Hair Removal

September 13, 2011

Excessive growth of facial or body hair (hirsutism) in women can be profoundly distressing, and is often perceived as loss of femininity. The psychological ramifications of excess hair growth in women cannot be overstated. Hirsutism is defined as the presence of excess hair growth in a male distribution including the chin, sideburns, and above the upper lip.

The diagnosis of hirsutism is somewhat subjective and there is clearly a cultural bias to what is perceived as “normal.” The vast majority of female patients diagnosed with hirsutism have no underlying hormonal abnormality and have female relatives with similar hair growth. However, hirsutism may sometimes be a serious harbinger of underlying disease. If the hair growth is very significant or sudden in onset, or if there are other symptoms suggesting increased levels of male hormones (such as deepening of the voice, increased muscle mass, menstrual irregularities, decrease in breast size, or increase in genital size), then ovarian or adrenal abnormalities should be ruled out through laboratory testing. Occasionally women demonstrate increased hair growth in a distribution that is not solely in a male pattern, and this condition is referred to as hypertrichosis. This pattern of growth may be caused by certain drugs and inherited diseases.

Since male hormones (androgens) cause hirsutism, a common first-line approach to reduce the amount of hair is treatment with drugs that reduce levels of androgens. Combination oral contraceptives and antiandrogen drugs such as spironolactone (a mild water pill) are often used for this purpose.

Mechanical methods of hair removal are commonly used in women with varying degrees of undesirable hair growth. Depilatory creams and shaving remove hair at the surface of the skin, cutting the hair shaft by chemical or physical means, respectively. In contrast, tweezing or waxing removes hair from the root resulting in a longer delay in regrowth. Regardless of depth of the hair removal, all of these represent short-term hair removal methods that have the advantage of rapid results and the disadvantage of rapid regrowth. Electrolysis provides a more permanent form of hair removal by destroying the regenerative portion of the hair follicle with an electric current. Because a small needle must be introduced into the hair follicle, there is some discomfort associated with the procedure that can be minimized by using topical anesthetic beforehand. The most common side effects associated with the procedure are altered pigmentation, infection, and scarring. The success rate is highly dependent on the technical skill of the individual performing the procedure.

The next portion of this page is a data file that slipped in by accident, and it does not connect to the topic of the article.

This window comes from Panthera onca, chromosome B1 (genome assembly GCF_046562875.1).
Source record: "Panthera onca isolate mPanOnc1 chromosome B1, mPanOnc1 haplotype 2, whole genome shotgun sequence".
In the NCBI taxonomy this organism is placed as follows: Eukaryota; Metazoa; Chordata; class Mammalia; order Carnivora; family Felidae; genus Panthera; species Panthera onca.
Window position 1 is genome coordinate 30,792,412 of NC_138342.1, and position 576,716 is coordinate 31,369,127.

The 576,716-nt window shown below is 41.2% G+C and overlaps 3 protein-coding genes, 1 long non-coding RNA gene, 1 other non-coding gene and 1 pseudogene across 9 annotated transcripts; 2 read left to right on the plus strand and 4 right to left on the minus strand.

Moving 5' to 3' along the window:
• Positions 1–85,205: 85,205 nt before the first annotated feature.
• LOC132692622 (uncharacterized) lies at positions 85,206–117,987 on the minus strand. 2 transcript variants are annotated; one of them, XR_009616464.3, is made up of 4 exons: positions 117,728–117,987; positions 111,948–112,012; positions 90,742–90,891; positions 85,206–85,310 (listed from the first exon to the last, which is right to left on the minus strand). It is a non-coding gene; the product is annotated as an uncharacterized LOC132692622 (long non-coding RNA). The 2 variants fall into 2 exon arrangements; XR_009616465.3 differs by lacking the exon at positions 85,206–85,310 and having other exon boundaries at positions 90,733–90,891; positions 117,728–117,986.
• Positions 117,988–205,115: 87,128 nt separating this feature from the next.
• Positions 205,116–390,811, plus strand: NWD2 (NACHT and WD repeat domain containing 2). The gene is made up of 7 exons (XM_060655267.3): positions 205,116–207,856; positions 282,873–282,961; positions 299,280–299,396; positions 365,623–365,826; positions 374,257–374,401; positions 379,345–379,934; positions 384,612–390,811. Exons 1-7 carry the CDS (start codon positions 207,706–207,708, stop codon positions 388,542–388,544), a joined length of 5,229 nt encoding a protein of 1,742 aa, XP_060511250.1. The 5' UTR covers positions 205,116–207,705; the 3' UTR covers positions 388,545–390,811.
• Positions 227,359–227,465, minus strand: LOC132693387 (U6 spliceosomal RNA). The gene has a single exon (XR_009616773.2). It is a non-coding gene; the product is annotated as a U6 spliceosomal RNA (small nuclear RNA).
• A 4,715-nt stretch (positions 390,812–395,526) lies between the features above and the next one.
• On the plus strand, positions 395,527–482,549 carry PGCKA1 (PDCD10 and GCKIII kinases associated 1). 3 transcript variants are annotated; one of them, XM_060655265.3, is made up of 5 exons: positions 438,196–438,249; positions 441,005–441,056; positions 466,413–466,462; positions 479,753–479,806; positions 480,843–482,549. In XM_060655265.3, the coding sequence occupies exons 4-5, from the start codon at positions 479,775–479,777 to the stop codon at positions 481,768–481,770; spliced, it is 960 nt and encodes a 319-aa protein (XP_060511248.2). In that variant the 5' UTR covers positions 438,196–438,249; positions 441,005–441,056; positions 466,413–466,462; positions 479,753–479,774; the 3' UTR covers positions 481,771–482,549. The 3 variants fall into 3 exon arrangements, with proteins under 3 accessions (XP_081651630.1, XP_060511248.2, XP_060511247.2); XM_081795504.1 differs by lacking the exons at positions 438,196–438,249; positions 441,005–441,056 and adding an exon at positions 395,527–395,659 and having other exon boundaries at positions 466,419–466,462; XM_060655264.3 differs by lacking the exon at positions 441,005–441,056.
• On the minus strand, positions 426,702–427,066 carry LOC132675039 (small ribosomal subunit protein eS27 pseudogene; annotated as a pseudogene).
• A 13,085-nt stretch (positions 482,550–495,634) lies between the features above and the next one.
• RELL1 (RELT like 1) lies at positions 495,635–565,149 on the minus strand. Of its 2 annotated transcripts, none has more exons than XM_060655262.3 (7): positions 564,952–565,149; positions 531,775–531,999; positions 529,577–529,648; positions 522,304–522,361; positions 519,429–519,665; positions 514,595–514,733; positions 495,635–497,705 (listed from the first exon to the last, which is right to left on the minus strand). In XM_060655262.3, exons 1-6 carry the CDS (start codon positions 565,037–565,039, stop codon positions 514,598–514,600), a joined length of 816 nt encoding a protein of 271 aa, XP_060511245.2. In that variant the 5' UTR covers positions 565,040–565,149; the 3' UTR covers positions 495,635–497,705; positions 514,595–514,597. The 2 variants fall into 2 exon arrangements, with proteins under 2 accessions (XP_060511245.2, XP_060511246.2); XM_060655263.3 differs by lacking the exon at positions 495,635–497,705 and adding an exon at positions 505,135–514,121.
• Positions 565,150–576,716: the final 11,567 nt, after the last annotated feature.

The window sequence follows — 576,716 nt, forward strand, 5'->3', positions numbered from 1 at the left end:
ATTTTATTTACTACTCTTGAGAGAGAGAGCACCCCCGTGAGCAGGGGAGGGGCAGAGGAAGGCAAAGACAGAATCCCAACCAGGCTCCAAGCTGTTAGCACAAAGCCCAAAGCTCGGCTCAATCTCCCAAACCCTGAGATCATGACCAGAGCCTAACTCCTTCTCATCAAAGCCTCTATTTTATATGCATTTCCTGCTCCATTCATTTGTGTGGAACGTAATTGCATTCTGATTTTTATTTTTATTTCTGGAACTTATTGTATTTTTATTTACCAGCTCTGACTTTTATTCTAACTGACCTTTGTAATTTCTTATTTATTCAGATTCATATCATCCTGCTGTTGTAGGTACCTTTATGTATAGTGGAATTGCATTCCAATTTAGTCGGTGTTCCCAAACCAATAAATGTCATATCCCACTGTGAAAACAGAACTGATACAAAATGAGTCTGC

Lasers and other light-assisted methods are increasingly popular ways to remove hair that use the principle of selective photothermolysis. Varying wavelengths of light are used to target various skin or hair follicle substances, producing permanent hair reduction in a safe and effective manner. Currently, the more popular hair removal lasers target the pigment-producing cells in the hair, and for this reason, are most effective among patients with darker hair and lighter skin. Further research is needed to determine how permanently hair is removed with lasers.

One of the newest methods of hair removal is eflornithine cream. Its active ingredient blocks an enzyme ornithine decarboxylase that plays a critical role in the hair growth cycle. Rather than removing the hair, it slows its growth and therefore complements physical methods of hair removal by reducing the frequency of treatments. Side effects are mild and include treatment site discomfort and irritation.

Suggested Reading

  • Dierickx, C. C. (2000). Hair removal by lasers and intense pulsed light sources. Seminars in Cutaneous Medicine and Surgery, 19(4), 267-275.
  • Mercurio, M. G. (2001). Hirsutism: Diagnosis and management. Journal of Gender-Specific Medicine, 4(2), 29-34.
  • Moghetti, P., Tosi, F., Tosti, A., et al. (2000). Comparison of spironolactone, flutamide, and finasteride efficacy in the treatment of hirsutism: A randomized, double blind, placebo-controlled trial. Journal of Clinical Endocrinology Metabolism, 85(1), 89-94.
  • Wendelin, D. S., Pope, D. N., & Mallory, S. B. (2003). Hypertrichosis. Journal of the American Academy of Dermatology, 48, 161-179.

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